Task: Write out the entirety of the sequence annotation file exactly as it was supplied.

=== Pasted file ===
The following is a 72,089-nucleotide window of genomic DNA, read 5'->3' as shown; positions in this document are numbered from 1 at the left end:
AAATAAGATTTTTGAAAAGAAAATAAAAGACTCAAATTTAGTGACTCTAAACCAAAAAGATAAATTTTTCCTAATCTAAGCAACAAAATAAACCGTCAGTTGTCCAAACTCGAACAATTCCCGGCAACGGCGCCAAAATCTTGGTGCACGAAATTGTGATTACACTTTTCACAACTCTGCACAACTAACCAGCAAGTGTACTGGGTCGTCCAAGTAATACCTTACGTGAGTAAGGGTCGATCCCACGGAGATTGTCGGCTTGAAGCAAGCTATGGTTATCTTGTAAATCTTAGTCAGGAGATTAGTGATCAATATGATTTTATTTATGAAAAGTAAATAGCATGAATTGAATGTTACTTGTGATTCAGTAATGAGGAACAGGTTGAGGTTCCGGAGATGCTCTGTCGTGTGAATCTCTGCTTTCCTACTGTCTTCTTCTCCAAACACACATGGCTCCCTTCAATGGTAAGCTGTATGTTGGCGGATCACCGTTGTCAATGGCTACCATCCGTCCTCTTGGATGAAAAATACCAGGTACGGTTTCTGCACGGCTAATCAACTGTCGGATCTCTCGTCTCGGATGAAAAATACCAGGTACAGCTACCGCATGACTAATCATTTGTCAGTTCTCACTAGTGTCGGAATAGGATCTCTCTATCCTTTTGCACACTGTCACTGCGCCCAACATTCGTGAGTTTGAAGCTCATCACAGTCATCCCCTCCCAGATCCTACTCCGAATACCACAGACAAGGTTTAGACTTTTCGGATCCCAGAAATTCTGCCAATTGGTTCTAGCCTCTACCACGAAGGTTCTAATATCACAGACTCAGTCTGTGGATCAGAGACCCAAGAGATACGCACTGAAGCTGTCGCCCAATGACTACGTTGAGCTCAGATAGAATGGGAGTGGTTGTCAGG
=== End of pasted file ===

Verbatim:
The following is a 72,089-nucleotide window of genomic DNA, read 5'->3' as shown; positions in this document are numbered from 1 at the left end:
AAATAAGATTTTTGAAAAGAAAATAAAAGACTCAAATTTAGTGACTCTAAACCAAAAAGATAAATTTTTCCTAATCTAAGCAACAAAATAAACCGTCAGTTGTCCAAACTCGAACAATTCCCGGCAACGGCGCCAAAATCTTGGTGCACGAAATTGTGATTACACTTTTCACAACTCTGCACAACTAACCAGCAAGTGTACTGGGTCGTCCAAGTAATACCTTACGTGAGTAAGGGTCGATCCCACGGAGATTGTCGGCTTGAAGCAAGCTATGGTTATCTTGTAAATCTTAGTCAGGAGATTAGTGATCAATATGATTTTATTTATGAAAAGTAAATAGCATGAATTGAATGTTACTTGTGATTCAGTAATGAGGAACAGGTTGAGGTTCCGGAGATGCTCTGTCGTGTGAATCTCTGCTTTCCTACTGTCTTCTTCTCCAAACACACATGGCTCCCTTCAATGGTAAGCTGTATGTTGGCGGATCACCGTTGTCAATGGCTACCATCCGTCCTCTTGGATGAAAAATACCAGGTACGGTTTCTGCACGGCTAATCAACTGTCGGATCTCTCGTCTCGGATGAAAAATACCAGGTACAGCTACCGCATGACTAATCATTTGTCAGTTCTCACTAGTGTCGGAATAGGATCTCTCTATCCTTTTGCACACTGTCACTGCGCCCAACATTCGTGAGTTTGAAGCTCATCACAGTCATCCCCTCCCAGATCCTACTCCGAATACCACAGACAAGGTTTAGACTTTTCGGATCCCAGAAATTCTGCCAATTGGTTCTAGCCTCTACCACGAAGGTTCTAATATCACAGACTCAGTCTGTGGATCAGAGACCCAAGAGATACGCACTGAAGCTGTCGCCCAATGACTACGTTGAGCTCAGATAGAATGGGAGTGGTTGTCAGG